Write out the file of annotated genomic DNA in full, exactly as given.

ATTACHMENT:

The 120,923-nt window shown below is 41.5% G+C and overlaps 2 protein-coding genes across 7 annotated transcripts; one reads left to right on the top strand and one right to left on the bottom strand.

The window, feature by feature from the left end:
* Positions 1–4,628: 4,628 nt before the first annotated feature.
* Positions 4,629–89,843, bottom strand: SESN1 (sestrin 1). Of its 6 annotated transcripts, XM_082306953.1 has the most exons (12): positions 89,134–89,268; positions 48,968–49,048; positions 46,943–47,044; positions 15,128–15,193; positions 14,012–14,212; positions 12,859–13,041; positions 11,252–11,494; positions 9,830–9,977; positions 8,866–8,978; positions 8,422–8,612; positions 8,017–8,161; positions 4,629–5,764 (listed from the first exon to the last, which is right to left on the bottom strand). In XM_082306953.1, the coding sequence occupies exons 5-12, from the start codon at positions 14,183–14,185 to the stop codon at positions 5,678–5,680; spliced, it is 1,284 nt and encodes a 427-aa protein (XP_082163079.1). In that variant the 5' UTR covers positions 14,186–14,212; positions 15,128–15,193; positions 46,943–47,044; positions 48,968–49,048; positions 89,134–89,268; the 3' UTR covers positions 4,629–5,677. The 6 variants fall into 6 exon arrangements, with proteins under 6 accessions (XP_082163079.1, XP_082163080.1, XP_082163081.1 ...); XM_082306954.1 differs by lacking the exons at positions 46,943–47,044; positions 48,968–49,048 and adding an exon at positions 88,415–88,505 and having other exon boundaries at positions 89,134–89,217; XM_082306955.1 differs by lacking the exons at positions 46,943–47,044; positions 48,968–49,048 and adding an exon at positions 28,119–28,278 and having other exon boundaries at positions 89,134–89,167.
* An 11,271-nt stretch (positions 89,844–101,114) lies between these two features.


The 120,923-nt window shown below is 41.5% G+C and overlaps 2 protein-coding genes across 7 annotated transcripts; one reads left to right on the top strand and one right to left on the bottom strand.

The window, feature by feature from the left end:
* Positions 1–4,628: 4,628 nt before the first annotated feature.
* Positions 4,629–89,843, bottom strand: SESN1 (sestrin 1). Of its 6 annotated transcripts, XM_082306953.1 has the most exons (12): positions 89,134–89,268; positions 48,968–49,048; positions 46,943–47,044; positions 15,128–15,193; positions 14,012–14,212; positions 12,859–13,041; positions 11,252–11,494; positions 9,830–9,977; positions 8,866–8,978; positions 8,422–8,612; positions 8,017–8,161; positions 4,629–5,764 (listed from the first exon to the last, which is right to left on the bottom strand). In XM_082306953.1, the coding sequence occupies exons 5-12, from the start codon at positions 14,183–14,185 to the stop codon at positions 5,678–5,680; spliced, it is 1,284 nt and encodes a 427-aa protein (XP_082163079.1). In that variant the 5' UTR covers positions 14,186–14,212; positions 15,128–15,193; positions 46,943–47,044; positions 48,968–49,048; positions 89,134–89,268; the 3' UTR covers positions 4,629–5,677. The 6 variants fall into 6 exon arrangements, with proteins under 6 accessions (XP_082163079.1, XP_082163080.1, XP_082163081.1 ...); XM_082306954.1 differs by lacking the exons at positions 46,943–47,044; positions 48,968–49,048 and adding an exon at positions 88,415–88,505 and having other exon boundaries at positions 89,134–89,217; XM_082306955.1 differs by lacking the exons at positions 46,943–47,044; positions 48,968–49,048 and adding an exon at positions 28,119–28,278 and having other exon boundaries at positions 89,134–89,167.
* An 11,271-nt stretch (positions 89,844–101,114) lies between these two features.